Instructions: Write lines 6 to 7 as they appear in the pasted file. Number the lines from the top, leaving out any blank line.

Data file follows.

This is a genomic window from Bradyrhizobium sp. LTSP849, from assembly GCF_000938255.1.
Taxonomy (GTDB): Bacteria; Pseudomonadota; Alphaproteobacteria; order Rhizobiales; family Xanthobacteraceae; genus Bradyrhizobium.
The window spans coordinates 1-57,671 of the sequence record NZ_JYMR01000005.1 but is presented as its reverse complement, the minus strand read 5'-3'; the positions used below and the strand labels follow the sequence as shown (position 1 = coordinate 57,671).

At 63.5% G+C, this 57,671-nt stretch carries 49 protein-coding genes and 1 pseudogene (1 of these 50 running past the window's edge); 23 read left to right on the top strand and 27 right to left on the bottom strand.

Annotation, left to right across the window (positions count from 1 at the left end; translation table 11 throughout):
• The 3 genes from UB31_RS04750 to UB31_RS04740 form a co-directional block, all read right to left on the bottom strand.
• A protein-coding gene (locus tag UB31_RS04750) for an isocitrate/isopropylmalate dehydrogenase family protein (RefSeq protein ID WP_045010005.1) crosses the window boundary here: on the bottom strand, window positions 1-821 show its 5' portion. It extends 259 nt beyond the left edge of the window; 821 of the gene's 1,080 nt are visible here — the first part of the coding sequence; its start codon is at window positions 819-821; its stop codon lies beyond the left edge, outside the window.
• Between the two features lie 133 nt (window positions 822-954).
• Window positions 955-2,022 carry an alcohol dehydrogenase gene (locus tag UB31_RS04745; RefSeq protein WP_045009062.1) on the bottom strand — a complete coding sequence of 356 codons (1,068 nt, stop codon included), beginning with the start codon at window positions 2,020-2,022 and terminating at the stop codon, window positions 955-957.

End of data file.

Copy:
• The 3 genes from UB31_RS04750 to UB31_RS04740 form a co-directional block, all read right to left on the bottom strand.
• A protein-coding gene (locus tag UB31_RS04750) for an isocitrate/isopropylmalate dehydrogenase family protein (RefSeq protein ID WP_045010005.1) crosses the window boundary here: on the bottom strand, window positions 1-821 show its 5' portion. It extends 259 nt beyond the left edge of the window; 821 of the gene's 1,080 nt are visible here — the first part of the coding sequence; its start codon is at window positions 819-821; its stop codon lies beyond the left edge, outside the window.